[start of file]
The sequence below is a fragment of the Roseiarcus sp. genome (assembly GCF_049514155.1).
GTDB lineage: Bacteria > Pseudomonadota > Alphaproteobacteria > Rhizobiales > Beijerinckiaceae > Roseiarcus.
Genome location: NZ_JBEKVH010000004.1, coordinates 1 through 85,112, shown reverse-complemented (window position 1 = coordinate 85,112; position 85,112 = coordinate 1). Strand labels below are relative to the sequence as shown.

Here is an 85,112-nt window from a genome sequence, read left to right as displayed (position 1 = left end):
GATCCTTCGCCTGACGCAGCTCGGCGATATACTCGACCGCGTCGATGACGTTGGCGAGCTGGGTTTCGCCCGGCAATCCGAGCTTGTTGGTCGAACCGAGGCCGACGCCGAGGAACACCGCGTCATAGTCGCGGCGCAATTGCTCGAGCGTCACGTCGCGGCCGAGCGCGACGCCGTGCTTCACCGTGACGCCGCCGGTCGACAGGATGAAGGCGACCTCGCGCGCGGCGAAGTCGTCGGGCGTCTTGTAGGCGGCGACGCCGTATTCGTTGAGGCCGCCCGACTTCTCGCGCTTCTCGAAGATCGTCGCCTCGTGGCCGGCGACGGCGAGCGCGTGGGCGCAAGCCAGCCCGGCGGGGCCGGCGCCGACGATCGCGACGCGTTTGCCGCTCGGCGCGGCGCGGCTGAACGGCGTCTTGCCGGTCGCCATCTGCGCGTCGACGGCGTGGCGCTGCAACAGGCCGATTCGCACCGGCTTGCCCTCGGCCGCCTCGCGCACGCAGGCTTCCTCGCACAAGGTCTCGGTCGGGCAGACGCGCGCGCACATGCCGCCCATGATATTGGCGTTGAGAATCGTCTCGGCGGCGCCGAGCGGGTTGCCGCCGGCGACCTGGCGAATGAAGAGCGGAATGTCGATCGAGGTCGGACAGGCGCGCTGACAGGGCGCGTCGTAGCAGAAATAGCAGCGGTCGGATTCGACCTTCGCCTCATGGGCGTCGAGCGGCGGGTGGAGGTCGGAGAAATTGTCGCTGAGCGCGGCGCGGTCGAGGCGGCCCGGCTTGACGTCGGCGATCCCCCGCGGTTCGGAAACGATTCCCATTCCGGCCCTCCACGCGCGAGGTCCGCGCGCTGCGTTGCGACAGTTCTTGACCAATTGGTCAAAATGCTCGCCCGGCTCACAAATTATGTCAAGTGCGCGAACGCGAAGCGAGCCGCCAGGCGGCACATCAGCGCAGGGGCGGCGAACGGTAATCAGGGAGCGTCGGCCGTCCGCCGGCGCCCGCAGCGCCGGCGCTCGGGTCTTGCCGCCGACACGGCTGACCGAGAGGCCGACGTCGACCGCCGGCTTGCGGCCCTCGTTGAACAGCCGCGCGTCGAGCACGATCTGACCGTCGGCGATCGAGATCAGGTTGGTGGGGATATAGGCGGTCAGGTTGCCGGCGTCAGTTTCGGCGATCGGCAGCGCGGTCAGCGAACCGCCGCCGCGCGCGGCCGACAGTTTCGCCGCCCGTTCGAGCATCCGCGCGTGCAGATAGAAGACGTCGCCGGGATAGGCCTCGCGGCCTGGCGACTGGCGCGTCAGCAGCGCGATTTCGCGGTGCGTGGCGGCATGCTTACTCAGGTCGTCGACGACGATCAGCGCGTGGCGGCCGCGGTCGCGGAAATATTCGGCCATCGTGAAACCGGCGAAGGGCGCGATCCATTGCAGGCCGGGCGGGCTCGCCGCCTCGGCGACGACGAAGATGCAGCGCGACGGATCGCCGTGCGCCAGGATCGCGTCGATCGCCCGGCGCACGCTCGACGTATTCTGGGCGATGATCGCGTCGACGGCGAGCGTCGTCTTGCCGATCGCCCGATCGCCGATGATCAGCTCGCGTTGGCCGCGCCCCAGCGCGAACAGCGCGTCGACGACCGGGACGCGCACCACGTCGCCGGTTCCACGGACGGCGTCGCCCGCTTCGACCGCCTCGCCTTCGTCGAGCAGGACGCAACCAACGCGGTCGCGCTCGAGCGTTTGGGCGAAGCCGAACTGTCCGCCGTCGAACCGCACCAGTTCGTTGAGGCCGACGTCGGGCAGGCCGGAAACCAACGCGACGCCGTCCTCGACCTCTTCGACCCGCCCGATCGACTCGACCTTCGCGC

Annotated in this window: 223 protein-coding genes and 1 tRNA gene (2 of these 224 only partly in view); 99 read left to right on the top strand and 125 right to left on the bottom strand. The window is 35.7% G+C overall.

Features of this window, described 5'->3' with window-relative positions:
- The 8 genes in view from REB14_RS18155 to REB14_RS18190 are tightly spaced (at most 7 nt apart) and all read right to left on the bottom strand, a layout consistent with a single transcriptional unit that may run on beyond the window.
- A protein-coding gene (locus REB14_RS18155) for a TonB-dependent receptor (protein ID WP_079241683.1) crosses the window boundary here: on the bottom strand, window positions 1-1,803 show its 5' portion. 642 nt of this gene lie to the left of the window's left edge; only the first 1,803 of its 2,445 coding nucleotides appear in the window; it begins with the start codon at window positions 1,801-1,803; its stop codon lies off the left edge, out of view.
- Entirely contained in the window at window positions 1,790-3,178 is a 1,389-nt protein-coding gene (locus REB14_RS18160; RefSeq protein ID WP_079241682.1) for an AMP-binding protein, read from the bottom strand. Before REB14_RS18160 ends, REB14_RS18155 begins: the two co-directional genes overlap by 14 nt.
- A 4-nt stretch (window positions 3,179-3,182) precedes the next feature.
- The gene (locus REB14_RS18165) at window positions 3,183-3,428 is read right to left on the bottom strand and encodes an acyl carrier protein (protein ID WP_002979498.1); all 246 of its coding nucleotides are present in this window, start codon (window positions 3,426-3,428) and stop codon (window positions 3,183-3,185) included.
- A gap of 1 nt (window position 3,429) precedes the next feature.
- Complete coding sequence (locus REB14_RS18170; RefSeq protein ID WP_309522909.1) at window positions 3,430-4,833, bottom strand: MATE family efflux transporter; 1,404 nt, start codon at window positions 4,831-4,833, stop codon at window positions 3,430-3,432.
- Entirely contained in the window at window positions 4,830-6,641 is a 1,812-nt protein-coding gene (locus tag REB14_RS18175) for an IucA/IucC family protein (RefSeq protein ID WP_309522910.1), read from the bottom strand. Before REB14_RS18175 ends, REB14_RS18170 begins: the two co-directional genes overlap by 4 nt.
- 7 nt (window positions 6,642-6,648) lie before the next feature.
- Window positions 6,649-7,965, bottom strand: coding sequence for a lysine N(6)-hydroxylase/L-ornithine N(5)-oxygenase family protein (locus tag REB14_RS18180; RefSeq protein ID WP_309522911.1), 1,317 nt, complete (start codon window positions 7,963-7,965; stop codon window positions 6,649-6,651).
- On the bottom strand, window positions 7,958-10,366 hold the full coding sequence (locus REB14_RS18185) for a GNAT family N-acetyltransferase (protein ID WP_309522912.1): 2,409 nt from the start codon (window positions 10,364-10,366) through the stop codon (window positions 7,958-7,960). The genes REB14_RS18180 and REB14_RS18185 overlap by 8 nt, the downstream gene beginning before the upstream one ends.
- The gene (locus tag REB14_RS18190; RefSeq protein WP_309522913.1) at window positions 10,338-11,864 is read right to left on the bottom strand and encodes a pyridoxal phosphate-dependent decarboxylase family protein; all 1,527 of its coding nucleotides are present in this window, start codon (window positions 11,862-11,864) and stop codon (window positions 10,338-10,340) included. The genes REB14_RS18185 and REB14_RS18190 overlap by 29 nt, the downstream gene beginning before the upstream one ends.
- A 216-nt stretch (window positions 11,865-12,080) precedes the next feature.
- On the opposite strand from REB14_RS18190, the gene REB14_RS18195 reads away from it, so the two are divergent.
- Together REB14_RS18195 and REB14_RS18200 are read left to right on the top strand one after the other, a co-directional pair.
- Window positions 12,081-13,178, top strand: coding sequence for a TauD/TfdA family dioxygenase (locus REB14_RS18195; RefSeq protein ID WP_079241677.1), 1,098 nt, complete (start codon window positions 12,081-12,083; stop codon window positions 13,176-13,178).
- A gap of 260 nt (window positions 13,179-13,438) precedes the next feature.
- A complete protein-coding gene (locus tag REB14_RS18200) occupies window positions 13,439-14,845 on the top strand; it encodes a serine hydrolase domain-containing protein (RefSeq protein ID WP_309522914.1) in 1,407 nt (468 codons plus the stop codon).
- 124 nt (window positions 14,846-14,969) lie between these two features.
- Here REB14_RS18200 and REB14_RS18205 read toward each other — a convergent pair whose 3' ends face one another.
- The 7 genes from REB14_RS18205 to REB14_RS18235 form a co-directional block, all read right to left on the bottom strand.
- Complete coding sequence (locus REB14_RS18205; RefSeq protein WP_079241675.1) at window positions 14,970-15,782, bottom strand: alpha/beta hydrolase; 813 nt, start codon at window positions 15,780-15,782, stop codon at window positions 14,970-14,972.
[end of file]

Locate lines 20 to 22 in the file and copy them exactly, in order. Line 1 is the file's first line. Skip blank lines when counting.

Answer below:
- A 216-nt stretch (window positions 11,865-12,080) precedes the next feature.
- On the opposite strand from REB14_RS18190, the gene REB14_RS18195 reads away from it, so the two are divergent.
- Together REB14_RS18195 and REB14_RS18200 are read left to right on the top strand one after the other, a co-directional pair.